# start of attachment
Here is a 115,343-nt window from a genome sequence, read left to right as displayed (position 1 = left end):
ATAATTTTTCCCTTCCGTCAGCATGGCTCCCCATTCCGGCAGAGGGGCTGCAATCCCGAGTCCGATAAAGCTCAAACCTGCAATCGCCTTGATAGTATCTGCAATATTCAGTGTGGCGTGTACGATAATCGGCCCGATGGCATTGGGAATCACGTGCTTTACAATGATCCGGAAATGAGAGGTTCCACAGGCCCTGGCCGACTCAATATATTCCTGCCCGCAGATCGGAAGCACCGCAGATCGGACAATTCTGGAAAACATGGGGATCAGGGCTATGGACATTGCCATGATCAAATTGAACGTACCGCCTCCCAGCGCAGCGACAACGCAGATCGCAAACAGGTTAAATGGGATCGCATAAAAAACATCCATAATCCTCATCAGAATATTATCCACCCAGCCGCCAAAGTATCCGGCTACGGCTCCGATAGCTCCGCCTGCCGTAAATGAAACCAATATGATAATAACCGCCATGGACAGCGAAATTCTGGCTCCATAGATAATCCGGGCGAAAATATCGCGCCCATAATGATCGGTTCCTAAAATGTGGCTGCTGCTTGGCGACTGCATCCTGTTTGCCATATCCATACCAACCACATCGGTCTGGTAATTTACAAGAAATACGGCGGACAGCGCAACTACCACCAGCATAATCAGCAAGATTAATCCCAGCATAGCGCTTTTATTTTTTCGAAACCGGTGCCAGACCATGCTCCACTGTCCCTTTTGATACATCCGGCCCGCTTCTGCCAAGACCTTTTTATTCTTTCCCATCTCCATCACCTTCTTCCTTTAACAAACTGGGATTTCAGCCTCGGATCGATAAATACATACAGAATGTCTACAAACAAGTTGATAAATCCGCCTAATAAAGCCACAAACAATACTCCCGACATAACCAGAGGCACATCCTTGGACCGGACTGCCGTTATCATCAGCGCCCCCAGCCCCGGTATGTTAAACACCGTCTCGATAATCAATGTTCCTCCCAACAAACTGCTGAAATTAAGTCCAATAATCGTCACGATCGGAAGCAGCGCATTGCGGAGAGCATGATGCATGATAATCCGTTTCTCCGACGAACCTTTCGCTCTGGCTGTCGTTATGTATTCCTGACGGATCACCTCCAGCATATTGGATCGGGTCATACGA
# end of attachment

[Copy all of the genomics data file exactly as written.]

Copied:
Here is a 115,343-nt window from a genome sequence, read left to right as displayed (position 1 = left end):
ATAATTTTTCCCTTCCGTCAGCATGGCTCCCCATTCCGGCAGAGGGGCTGCAATCCCGAGTCCGATAAAGCTCAAACCTGCAATCGCCTTGATAGTATCTGCAATATTCAGTGTGGCGTGTACGATAATCGGCCCGATGGCATTGGGAATCACGTGCTTTACAATGATCCGGAAATGAGAGGTTCCACAGGCCCTGGCCGACTCAATATATTCCTGCCCGCAGATCGGAAGCACCGCAGATCGGACAATTCTGGAAAACATGGGGATCAGGGCTATGGACATTGCCATGATCAAATTGAACGTACCGCCTCCCAGCGCAGCGACAACGCAGATCGCAAACAGGTTAAATGGGATCGCATAAAAAACATCCATAATCCTCATCAGAATATTATCCACCCAGCCGCCAAAGTATCCGGCTACGGCTCCGATAGCTCCGCCTGCCGTAAATGAAACCAATATGATAATAACCGCCATGGACAGCGAAATTCTGGCTCCATAGATAATCCGGGCGAAAATATCGCGCCCATAATGATCGGTTCCTAAAATGTGGCTGCTGCTTGGCGACTGCATCCTGTTTGCCATATCCATACCAACCACATCGGTCTGGTAATTTACAAGAAATACGGCGGACAGCGCAACTACCACCAGCATAATCAGCAAGATTAATCCCAGCATAGCGCTTTTATTTTTTCGAAACCGGTGCCAGACCATGCTCCACTGTCCCTTTTGATACATCCGGCCCGCTTCTGCCAAGACCTTTTTATTCTTTCCCATCTCCATCACCTTCTTCCTTTAACAAACTGGGATTTCAGCCTCGGATCGATAAATACATACAGAATGTCTACAAACAAGTTGATAAATCCGCCTAATAAAGCCACAAACAATACTCCCGACATAACCAGAGGCACATCCTTGGACCGGACTGCCGTTATCATCAGCGCCCCCAGCCCCGGTATGTTAAACACCGTCTCGATAATCAATGTTCCTCCCAACAAACTGCTGAAATTAAGTCCAATAATCGTCACGATCGGAAGCAGCGCATTGCGGAGAGCATGATGCATGATAATCCGTTTCTCCGACGAACCTTTCGCTCTGGCTGTCGTTATGTATTCCTGACGGATCACCTCCAGCATATTGGATCGGGTCATACGA